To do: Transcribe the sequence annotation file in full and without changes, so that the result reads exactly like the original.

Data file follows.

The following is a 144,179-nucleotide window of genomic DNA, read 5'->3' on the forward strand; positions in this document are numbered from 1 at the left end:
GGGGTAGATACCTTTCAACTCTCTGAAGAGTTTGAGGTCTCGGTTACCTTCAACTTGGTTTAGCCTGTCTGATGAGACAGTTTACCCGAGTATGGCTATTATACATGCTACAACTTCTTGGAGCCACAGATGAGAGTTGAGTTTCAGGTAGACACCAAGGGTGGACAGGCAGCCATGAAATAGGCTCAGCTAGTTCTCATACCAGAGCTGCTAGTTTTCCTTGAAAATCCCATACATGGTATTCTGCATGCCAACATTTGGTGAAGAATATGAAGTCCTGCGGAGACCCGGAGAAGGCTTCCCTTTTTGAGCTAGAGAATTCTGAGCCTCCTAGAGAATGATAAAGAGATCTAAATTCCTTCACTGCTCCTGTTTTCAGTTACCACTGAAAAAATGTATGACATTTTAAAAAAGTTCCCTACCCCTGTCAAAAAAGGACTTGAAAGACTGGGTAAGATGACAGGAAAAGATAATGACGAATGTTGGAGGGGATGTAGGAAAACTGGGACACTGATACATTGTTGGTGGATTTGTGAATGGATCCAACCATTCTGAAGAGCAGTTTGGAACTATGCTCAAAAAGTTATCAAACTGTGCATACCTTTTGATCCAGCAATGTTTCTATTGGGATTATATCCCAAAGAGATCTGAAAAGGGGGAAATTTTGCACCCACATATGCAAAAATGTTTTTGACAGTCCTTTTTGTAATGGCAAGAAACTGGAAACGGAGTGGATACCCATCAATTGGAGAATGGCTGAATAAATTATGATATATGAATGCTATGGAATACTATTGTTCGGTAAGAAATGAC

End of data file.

The following is a 144,179-nucleotide window of genomic DNA, read 5'->3' on the forward strand; positions in this document are numbered from 1 at the left end:
GGGGTAGATACCTTTCAACTCTCTGAAGAGTTTGAGGTCTCGGTTACCTTCAACTTGGTTTAGCCTGTCTGATGAGACAGTTTACCCGAGTATGGCTATTATACATGCTACAACTTCTTGGAGCCACAGATGAGAGTTGAGTTTCAGGTAGACACCAAGGGTGGACAGGCAGCCATGAAATAGGCTCAGCTAGTTCTCATACCAGAGCTGCTAGTTTTCCTTGAAAATCCCATACATGGTATTCTGCATGCCAACATTTGGTGAAGAATATGAAGTCCTGCGGAGACCCGGAGAAGGCTTCCCTTTTTGAGCTAGAGAATTCTGAGCCTCCTAGAGAATGATAAAGAGATCTAAATTCCTTCACTGCTCCTGTTTTCAGTTACCACTGAAAAAATGTATGACATTTTAAAAAAGTTCCCTACCCCTGTCAAAAAAGGACTTGAAAGACTGGGTAAGATGACAGGAAAAGATAATGACGAATGTTGGAGGGGATGTAGGAAAACTGGGACACTGATACATTGTTGGTGGATTTGTGAATGGATCCAACCATTCTGAAGAGCAGTTTGGAACTATGCTCAAAAAGTTATCAAACTGTGCATACCTTTTGATCCAGCAATGTTTCTATTGGGATTATATCCCAAAGAGATCTGAAAAGGGGGAAATTTTGCACCCACATATGCAAAAATGTTTTTGACAGTCCTTTTTGTAATGGCAAGAAACTGGAAACGGAGTGGATACCCATCAATTGGAGAATGGCTGAATAAATTATGATATATGAATGCTATGGAATACTATTGTTCGGTAAGAAATGAC